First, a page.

What Is Libel?

Libel is a defamatory statement that appears in the written word, which can include letters, newspapers, blog posts, chat rooms, and even the comments sections on web sites. To be labeled as libel, the statement must be a lie that the teller knows to be a lie, and the lie must harm the subject in some way, such as financially.

Defining Slander

Slander is similar to libel, but it’s a defamatory statement that is spoken. Some people might confuse an opinion for slander, but this isn’t the case. In order for it to be considered slander, the statement must be made as if it were a fact. A third person must also be a witness to the statement when it was made if the slander case is ever brought to court.

Proving Libel & Slander

Proving libel is easy enough if you have access to the written defamatory statement. Slander can be more difficult to prove without the help of a third party witness. Many victims of libel and slander choose to seek out the help of injury lawyers who understand libel and slander law to help them recover damages from this intentional and harmful act.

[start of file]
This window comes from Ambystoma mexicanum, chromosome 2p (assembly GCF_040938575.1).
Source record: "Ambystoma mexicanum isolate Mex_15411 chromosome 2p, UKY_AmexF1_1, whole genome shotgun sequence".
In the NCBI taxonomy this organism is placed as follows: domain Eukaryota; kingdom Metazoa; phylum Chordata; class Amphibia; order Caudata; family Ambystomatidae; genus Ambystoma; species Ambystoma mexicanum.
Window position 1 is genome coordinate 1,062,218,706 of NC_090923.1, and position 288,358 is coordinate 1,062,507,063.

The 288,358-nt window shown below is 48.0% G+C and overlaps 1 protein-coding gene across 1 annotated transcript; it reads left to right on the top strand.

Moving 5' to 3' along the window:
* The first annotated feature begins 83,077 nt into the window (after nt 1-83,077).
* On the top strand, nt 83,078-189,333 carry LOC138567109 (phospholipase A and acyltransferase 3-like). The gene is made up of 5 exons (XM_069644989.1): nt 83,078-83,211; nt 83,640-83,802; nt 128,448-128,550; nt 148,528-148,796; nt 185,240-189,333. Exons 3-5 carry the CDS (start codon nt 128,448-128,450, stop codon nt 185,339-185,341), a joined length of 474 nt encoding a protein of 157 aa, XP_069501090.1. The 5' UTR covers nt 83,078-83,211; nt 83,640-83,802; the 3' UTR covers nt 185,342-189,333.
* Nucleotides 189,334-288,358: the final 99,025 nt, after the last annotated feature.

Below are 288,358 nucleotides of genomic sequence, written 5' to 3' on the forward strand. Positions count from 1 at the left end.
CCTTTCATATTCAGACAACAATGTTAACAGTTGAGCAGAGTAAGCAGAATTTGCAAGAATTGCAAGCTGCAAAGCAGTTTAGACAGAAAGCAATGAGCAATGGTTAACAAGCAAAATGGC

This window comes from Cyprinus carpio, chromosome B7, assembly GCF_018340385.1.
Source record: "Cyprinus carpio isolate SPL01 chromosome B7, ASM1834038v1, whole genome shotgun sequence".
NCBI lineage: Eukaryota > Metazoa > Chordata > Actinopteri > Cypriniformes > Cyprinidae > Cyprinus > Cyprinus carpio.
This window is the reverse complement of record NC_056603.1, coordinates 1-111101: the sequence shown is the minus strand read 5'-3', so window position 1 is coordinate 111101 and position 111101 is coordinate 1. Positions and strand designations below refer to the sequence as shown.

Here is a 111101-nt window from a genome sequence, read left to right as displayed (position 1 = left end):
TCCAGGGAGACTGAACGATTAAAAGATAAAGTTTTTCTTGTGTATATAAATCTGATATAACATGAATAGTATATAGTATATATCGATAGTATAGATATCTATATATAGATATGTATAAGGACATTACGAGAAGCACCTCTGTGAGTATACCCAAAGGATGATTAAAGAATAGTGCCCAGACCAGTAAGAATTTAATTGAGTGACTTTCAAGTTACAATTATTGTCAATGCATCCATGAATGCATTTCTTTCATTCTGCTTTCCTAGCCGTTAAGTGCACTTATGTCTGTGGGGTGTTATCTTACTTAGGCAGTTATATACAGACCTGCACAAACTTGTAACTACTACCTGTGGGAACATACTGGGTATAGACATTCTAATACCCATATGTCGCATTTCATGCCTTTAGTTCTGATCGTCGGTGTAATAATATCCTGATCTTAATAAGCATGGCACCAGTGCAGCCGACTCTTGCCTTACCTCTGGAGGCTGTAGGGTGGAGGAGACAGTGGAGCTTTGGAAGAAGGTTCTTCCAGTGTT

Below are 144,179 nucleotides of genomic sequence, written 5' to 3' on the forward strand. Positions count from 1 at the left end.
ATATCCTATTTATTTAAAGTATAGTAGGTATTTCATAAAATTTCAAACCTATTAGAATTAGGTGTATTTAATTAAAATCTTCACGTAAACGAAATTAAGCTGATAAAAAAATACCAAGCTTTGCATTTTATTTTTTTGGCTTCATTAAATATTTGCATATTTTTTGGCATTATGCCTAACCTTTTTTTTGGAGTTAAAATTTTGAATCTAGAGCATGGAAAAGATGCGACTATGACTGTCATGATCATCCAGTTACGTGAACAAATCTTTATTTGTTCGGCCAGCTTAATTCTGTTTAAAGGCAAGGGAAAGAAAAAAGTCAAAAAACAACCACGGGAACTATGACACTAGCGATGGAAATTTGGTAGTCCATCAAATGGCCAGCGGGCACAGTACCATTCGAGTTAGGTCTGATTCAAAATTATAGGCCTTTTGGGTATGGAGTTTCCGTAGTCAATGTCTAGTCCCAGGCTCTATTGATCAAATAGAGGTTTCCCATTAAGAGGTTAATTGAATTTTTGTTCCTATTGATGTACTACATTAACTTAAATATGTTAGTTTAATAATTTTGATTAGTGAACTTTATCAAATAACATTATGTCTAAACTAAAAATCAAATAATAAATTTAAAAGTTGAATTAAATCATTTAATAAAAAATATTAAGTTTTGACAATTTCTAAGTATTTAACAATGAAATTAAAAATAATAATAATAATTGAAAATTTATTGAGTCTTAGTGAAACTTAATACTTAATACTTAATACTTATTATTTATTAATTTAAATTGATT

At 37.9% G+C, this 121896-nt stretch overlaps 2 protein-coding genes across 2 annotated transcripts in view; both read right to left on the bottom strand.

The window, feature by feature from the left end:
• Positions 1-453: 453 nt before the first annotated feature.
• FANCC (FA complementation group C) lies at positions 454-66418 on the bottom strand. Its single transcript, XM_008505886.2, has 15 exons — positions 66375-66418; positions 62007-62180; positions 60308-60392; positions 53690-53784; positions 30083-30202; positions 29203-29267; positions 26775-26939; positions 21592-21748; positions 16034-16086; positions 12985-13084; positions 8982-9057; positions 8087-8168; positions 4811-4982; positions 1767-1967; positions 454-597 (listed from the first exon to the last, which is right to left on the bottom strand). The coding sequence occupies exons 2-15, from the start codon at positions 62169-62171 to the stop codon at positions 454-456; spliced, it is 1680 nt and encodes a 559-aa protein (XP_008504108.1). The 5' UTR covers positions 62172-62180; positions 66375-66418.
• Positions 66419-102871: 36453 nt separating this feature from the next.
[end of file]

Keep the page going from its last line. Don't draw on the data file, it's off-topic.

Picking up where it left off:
Making untrue statements that are intended to harm – such as that person had a dishonorable discharge from the military, that hotel is infested with bed bugs, or that person steals money from employers – can lead to lost business, broken relationships, and unemployment. If a person can prove a defamatory statement is untrue and harmed him or her in some way, the case just might make its way to a court.